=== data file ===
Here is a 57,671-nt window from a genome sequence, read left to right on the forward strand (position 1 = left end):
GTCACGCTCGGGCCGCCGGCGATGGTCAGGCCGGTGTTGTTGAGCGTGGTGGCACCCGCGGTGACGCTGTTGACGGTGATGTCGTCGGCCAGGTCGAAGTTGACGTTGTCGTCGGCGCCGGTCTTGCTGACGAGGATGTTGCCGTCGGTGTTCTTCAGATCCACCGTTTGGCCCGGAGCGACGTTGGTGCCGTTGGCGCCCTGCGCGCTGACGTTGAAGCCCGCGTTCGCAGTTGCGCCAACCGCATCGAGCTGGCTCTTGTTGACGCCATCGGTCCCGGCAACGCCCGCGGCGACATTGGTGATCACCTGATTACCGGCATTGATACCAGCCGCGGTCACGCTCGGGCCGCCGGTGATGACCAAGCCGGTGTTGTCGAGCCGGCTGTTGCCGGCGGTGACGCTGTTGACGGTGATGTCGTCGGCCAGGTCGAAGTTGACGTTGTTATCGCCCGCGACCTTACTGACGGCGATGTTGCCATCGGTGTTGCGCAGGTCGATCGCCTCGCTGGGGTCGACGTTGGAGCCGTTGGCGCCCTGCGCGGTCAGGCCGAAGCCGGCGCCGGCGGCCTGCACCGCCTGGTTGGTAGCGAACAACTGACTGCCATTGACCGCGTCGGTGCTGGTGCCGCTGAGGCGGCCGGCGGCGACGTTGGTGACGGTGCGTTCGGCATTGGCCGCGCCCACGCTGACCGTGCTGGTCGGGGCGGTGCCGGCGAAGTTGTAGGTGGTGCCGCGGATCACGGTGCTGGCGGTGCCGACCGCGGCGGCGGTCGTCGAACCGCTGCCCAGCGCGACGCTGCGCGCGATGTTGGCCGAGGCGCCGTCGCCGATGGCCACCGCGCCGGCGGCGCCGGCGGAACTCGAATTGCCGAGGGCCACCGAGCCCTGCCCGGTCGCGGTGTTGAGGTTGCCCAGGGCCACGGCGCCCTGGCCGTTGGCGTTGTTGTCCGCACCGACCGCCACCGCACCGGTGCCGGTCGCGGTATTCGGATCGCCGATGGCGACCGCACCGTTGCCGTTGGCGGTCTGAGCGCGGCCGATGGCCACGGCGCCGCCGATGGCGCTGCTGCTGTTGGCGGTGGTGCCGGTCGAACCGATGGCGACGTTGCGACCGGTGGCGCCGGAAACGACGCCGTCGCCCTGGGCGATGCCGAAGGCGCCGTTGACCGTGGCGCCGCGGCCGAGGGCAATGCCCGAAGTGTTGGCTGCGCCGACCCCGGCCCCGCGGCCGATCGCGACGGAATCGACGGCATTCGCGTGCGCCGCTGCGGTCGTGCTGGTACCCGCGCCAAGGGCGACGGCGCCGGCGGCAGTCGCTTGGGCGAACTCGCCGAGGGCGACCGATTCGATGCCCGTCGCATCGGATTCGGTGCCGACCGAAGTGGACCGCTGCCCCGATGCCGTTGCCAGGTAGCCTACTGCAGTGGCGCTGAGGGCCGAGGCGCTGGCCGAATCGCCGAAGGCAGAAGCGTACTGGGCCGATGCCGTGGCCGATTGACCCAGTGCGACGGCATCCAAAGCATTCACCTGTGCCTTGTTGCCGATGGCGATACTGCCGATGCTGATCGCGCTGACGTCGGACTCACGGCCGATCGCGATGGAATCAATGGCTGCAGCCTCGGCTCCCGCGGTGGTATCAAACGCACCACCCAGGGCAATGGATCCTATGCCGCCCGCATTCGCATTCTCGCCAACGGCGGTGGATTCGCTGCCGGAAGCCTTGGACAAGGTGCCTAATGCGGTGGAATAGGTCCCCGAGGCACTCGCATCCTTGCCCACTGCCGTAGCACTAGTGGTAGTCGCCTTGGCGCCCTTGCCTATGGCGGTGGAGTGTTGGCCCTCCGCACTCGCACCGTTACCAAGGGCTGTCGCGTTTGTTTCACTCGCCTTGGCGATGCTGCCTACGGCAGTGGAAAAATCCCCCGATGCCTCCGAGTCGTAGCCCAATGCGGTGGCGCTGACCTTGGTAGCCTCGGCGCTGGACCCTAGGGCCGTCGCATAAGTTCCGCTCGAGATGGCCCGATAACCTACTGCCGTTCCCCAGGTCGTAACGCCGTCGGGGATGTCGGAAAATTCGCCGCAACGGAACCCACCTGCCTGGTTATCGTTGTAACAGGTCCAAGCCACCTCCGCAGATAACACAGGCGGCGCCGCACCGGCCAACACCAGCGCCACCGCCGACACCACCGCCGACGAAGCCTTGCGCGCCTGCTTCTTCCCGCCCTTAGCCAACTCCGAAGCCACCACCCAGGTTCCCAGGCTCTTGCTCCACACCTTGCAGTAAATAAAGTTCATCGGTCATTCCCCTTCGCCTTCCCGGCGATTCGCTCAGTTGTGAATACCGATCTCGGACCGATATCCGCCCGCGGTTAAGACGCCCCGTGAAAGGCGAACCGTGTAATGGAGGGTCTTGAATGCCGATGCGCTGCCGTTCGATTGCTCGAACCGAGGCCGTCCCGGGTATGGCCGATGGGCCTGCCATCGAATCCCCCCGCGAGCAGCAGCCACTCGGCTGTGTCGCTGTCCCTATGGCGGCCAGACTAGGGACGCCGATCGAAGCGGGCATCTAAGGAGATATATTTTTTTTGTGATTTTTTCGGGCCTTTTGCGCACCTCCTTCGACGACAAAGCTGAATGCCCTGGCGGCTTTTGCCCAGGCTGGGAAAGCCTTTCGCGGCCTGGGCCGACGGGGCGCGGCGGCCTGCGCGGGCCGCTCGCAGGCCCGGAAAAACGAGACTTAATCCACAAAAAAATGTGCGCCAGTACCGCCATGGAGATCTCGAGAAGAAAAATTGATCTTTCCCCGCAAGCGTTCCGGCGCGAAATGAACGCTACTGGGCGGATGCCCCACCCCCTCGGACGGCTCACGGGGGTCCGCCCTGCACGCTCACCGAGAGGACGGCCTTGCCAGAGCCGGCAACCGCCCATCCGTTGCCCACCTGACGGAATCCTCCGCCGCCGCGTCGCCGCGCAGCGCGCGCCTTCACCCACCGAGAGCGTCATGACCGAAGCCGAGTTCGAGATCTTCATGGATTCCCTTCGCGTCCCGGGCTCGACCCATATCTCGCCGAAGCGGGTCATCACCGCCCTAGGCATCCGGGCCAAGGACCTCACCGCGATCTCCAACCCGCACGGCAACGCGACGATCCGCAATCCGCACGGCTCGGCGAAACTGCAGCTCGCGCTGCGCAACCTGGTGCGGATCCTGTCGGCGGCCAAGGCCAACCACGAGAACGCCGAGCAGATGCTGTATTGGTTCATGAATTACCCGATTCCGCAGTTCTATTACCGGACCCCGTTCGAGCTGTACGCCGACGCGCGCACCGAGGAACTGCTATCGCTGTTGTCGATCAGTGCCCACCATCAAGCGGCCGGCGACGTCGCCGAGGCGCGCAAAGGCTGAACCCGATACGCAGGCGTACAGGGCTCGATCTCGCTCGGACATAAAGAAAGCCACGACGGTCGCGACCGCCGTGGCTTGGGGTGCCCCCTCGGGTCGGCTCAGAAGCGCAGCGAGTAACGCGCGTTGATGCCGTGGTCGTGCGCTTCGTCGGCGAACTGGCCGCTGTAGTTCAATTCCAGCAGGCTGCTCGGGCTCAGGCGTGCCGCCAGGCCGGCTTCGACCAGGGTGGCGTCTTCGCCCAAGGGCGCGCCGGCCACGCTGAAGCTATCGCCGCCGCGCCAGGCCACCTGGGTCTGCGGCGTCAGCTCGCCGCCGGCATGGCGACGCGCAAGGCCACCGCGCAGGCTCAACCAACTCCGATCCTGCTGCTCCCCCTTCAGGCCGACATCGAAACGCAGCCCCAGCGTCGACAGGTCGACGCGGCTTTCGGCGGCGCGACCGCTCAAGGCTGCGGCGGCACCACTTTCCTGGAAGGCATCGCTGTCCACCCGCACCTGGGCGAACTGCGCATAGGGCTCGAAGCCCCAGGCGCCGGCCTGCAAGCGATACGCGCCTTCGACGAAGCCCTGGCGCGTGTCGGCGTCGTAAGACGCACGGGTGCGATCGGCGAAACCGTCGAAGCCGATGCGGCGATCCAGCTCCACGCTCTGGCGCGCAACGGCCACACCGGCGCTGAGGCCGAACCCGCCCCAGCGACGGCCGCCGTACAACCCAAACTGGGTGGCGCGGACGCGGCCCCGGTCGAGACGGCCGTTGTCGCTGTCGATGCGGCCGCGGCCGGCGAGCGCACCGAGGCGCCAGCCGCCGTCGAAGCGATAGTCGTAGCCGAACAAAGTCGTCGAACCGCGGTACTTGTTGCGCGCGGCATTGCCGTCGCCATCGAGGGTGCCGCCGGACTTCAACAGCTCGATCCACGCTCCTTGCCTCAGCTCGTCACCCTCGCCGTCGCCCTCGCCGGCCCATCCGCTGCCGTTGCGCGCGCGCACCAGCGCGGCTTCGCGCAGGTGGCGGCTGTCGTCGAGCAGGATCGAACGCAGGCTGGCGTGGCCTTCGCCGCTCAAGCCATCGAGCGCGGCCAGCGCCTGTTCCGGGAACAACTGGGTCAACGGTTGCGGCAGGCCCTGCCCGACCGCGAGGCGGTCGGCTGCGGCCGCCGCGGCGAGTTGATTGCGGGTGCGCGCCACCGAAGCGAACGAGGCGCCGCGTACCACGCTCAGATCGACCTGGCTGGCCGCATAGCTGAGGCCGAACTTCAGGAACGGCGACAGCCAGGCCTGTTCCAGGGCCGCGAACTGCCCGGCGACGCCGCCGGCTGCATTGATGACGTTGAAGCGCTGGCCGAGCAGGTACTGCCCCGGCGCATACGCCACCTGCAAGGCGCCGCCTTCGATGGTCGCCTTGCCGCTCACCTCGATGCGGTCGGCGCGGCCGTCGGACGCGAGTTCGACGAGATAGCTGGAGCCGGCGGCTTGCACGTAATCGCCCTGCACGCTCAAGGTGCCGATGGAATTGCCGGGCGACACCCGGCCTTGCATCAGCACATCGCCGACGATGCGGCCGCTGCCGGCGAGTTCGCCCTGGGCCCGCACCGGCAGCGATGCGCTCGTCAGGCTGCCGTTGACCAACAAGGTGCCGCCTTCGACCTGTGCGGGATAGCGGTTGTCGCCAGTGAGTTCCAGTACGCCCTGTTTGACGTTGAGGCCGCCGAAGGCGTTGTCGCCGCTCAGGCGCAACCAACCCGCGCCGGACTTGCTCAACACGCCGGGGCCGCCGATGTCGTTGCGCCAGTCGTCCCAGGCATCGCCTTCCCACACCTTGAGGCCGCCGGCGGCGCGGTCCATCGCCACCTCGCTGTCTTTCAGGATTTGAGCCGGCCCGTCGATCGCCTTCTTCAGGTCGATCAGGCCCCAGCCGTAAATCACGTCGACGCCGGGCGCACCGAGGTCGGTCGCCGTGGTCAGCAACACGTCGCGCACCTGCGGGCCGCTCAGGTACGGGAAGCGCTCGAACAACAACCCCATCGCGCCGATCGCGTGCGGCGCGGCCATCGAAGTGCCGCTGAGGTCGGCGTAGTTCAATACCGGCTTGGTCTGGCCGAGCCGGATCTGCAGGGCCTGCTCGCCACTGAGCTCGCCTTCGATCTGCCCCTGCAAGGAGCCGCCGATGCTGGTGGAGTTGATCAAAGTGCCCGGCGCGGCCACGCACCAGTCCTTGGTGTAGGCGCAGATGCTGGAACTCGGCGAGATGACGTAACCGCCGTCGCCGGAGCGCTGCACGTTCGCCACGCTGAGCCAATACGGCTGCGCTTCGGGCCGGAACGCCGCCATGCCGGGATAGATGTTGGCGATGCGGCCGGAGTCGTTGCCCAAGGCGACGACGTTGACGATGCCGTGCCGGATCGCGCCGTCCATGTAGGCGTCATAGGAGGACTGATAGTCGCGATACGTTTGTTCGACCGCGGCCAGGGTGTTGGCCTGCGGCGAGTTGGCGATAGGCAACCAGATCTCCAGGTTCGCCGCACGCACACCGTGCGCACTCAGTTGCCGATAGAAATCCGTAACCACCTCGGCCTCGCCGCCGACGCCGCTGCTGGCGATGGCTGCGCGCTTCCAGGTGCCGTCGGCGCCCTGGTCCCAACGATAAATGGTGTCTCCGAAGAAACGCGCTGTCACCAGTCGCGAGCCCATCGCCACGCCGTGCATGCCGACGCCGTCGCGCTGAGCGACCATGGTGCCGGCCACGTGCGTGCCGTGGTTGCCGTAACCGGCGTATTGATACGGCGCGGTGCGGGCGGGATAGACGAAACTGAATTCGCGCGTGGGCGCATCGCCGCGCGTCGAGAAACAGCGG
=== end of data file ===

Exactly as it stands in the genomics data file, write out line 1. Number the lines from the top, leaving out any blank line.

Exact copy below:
Here is a 57,671-nt window from a genome sequence, read left to right on the forward strand (position 1 = left end):